“As the Spanish colonized present-day Ecuador, religious conversion became the key to subduing the indigenous population and remaking the New World in a likeness of the Old. The most successful tool for conversion was art, whose storytelling power and visual representations had long served the Catholic Church for gaining believers. At first, sculptures and paintings were imported from Spain, but from the mid-16th century the Church set up guilds and workshops to train a local base of indigenous artisans. From these workshops blossomed one of the most important artistic genres in Latin America: the Escuela Quiteña(Quito School of Art).”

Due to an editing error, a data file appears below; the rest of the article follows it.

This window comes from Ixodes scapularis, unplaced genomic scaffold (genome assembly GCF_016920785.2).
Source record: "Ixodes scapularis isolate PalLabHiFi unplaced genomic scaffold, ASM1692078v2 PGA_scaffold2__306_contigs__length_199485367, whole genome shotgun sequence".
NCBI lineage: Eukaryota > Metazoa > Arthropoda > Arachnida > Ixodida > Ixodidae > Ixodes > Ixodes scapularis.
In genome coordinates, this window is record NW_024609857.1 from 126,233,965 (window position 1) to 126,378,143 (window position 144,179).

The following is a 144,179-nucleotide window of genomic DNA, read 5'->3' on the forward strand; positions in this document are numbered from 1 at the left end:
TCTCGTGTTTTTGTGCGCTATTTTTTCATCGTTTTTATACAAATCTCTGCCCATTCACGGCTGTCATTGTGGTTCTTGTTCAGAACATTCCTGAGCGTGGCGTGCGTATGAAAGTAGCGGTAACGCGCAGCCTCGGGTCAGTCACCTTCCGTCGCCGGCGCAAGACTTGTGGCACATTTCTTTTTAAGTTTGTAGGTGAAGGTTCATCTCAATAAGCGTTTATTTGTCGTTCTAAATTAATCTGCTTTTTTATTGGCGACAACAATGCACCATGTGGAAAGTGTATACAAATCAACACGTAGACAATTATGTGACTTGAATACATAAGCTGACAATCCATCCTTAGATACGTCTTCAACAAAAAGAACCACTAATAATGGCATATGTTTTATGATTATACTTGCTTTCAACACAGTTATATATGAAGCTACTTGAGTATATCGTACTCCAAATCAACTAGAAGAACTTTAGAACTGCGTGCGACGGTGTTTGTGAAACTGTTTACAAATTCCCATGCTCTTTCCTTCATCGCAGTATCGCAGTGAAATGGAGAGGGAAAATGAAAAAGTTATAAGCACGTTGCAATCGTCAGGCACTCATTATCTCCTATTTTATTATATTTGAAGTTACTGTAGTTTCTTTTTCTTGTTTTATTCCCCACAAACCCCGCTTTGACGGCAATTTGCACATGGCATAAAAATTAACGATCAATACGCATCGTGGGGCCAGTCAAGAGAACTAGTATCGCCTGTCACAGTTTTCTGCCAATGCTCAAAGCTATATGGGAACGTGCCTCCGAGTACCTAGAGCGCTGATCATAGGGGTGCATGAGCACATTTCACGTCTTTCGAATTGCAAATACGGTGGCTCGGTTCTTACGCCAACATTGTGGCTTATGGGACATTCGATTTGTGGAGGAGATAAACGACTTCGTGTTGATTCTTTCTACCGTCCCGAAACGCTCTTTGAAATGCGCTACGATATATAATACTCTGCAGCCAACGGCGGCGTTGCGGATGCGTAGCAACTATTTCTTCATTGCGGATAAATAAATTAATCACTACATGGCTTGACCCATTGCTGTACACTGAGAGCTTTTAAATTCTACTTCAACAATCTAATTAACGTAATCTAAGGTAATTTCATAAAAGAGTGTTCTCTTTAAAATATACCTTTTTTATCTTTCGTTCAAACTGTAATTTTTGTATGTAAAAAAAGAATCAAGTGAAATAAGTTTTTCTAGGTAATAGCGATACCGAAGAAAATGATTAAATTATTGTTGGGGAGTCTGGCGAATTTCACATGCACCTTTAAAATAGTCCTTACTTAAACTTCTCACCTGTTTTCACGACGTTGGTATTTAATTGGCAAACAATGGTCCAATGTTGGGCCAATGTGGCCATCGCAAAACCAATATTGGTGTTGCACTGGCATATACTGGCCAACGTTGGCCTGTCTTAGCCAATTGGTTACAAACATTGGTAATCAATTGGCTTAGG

- Lonely Planet -
Gilded wood is one of the several crafts that made The Quito School of Art famous. This amazing artform is still visible in the interior decoration of the many catholic temples that can be found in colonial Quito and has been passed down through generations of Ecuadorian craftsmen. Nowadays the technique is mostly utilized for restauration and religious objects, which have lost demand in the current market. With the Mestiza Collection we strive to keep this craft alive by employing it in a more intimate kind of adornment: jewelry.
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